Just next door, Libya totters on the brink of civil strife; Egypt remains in the hands of the military, a veil of silence has fallen over Bahrain, while in Syria civilians are shelled daily and die as the world looks on. What can be expected when yesterday’s would-be allies today become suspect in their calculations and their true intentions? What is Iran and Lebanon’s strategy in the region, and in Syria; what is Saudi Arabia attempting to achieve; what role is Qatar playing? What will be the outcome of the face-off between Russia and China on the one hand, and the western countries on the other hand, given the crucial importance of the Israel-Palestine conflict? What will be the impact of these tensions on relations between Sunni and Shiite Muslims? These are critical questions, and Tunisia, which on February 25 hosted a conference on Syria, finds itself at the centre of these uncertainties and of the events that will have a decisive impact on its own future.
Instead of suffering the consequences of regional developments, Tunisians can wield the tools necessary to create their own destiny as the vanguard of the popular uprisings that have galvanised the Arab world. Tunisia’s responsibility, and especially that of its political and intellectual elites, is enormous.
All the protagonists of the nation’s social, cultural, economic and political life must work to overcome useless and counterproductive polarisation, and to find solutions to domestic, regional and international problems.
The political system must be reformed, and the judiciary — and the independence of magistrates — restored. Pride of place must be given to the fight against corruption, cronyism and insecurity. Tunisia has discovered its endemic poverty and a failed and discriminatory school system.
The newly elected representatives must make it their priority, and go beyond pitting Arabisation against instruction in French. Language instruction should be oriented toward mastering several instead of imposing an exclusivist policy in the name of an inward-turning and reductive approach to Tunisia’s cultural and linguistic identity.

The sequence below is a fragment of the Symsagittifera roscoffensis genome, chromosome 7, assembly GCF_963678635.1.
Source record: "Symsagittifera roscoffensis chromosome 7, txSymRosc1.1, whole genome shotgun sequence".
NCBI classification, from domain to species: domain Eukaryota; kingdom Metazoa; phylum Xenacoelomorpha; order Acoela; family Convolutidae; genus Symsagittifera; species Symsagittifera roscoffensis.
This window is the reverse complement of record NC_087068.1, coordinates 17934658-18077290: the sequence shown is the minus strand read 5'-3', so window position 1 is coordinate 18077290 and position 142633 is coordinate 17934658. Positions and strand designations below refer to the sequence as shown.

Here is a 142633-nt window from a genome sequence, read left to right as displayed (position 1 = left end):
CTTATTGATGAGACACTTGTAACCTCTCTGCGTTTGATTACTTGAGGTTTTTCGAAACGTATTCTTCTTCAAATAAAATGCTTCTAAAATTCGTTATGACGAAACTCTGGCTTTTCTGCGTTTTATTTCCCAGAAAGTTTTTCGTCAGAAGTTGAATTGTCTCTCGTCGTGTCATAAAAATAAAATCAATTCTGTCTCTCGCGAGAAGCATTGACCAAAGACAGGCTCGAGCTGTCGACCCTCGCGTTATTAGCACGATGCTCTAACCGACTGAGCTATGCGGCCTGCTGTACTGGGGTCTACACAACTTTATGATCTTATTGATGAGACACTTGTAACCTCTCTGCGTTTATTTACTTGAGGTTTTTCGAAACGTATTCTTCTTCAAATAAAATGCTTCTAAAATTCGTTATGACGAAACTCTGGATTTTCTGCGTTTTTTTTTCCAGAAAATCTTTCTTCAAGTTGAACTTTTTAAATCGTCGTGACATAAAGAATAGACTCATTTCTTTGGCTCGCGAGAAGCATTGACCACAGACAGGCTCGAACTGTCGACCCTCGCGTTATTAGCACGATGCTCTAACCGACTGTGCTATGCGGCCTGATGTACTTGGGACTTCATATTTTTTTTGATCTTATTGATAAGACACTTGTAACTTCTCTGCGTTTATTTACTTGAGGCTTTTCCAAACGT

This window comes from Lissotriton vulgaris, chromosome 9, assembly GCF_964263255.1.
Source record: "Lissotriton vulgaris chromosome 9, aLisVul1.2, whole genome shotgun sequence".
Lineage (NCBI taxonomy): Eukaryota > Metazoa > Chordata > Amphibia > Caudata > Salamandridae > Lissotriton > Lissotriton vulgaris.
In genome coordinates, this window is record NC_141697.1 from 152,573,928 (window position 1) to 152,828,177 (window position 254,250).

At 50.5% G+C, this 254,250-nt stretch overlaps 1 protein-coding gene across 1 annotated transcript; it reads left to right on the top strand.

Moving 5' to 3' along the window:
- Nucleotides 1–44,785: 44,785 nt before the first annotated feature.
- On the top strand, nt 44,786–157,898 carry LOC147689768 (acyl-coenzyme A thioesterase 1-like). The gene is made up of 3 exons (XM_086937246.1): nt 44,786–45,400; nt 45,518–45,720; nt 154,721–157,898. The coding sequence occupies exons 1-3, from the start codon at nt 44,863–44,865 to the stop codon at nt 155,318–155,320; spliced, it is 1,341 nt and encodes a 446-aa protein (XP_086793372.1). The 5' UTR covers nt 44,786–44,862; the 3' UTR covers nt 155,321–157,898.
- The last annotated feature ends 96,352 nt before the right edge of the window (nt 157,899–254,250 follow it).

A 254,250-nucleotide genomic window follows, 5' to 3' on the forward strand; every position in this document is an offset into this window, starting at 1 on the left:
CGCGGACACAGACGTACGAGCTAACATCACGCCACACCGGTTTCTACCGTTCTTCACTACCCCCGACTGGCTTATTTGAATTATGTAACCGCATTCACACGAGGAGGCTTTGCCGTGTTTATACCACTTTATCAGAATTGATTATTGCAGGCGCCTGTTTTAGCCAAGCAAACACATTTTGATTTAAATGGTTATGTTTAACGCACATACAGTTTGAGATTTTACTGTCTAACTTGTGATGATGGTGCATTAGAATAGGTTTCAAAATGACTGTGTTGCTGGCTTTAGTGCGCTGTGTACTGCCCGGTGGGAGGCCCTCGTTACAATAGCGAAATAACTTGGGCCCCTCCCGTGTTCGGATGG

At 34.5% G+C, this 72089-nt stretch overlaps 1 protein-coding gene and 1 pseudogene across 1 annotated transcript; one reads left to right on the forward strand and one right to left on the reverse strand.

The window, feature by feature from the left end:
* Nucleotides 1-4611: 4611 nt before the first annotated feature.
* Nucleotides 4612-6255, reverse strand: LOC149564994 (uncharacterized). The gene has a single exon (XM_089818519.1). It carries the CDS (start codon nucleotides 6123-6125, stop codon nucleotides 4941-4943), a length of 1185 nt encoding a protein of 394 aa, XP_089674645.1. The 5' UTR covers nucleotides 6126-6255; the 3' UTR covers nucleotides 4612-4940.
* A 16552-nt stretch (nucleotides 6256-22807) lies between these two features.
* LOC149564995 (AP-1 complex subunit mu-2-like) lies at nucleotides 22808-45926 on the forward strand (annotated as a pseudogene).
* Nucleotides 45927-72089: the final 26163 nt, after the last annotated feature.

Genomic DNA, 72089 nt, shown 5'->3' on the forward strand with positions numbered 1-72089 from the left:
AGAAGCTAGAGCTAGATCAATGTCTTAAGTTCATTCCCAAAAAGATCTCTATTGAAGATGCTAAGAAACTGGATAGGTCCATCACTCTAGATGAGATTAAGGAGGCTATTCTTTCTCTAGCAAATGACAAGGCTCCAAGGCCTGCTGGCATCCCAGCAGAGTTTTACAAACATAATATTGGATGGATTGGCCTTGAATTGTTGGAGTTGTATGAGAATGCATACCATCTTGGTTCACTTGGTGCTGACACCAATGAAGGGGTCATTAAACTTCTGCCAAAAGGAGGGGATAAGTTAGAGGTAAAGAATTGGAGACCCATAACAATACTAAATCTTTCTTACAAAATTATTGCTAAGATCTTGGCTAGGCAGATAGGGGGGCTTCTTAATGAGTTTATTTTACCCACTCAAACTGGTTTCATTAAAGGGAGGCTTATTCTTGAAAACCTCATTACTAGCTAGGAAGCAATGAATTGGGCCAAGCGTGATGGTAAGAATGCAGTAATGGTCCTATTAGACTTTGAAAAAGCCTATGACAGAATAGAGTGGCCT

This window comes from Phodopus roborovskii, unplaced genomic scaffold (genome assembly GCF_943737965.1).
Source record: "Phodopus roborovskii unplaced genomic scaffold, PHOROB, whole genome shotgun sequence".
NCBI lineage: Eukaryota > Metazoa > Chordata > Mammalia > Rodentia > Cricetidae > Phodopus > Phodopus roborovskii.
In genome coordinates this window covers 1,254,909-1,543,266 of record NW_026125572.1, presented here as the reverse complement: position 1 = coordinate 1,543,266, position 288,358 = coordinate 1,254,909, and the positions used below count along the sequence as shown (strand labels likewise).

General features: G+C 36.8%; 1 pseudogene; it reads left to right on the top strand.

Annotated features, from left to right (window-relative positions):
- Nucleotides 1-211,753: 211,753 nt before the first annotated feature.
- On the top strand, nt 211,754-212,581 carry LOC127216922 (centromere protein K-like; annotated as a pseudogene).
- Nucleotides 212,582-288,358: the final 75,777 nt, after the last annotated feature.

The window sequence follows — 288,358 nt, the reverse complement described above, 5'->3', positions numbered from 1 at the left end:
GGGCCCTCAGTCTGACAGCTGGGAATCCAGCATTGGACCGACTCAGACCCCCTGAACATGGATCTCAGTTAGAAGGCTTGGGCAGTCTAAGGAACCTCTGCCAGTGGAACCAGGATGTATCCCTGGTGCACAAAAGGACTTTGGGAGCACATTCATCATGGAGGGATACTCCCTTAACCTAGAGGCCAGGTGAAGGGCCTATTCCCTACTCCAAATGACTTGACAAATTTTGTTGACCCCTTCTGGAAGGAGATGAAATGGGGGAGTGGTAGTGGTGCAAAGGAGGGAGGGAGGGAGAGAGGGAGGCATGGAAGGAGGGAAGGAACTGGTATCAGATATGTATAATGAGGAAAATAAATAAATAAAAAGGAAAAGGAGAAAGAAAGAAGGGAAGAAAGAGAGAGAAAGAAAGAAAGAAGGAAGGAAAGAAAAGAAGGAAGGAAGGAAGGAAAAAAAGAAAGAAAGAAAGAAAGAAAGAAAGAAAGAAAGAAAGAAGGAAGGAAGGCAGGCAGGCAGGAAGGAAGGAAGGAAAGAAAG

On both the regional and international level, Tunisia must find new partners in today’s multi-polar world. It is not simply a matter of playing China or India against France or the United States, but of taking advantage of multiple alliances in North Africa, in the Maghreb as well as in the Middle East, or of managing the Israel-Palestine conflict that must remain a central issue.
The uprising, which was nationalist in nature, must now adopt an international and universal dimension, both in terms of the opportunities it holds out, and the values it defends.
On my return flight, I meditated on Tunisia’s historical moment. The tasks ahead are immense, and no one can evade their complexity. Lucidity, determination and hope continue to be the most reliable weapons in the hands of a people determined to build its future.
I encountered numerous women and men of great intelligence, alert and wise: in times of trouble and doubt, they constitute the promise that something indeed can be changed in North Africa and the Middle East. The fact of this promise is proof that something has already changed. Even as I write, Tunisia is on the move, heading toward a future that remains wide open.
Tariq Ramadan is professor of Contemporary Islamic Studies in the Faculty of Oriental Studies at Oxford University and a visiting professor at the Faculty of Islamic Studies in Qatar. He is the author of Islam and the Arab Awakening.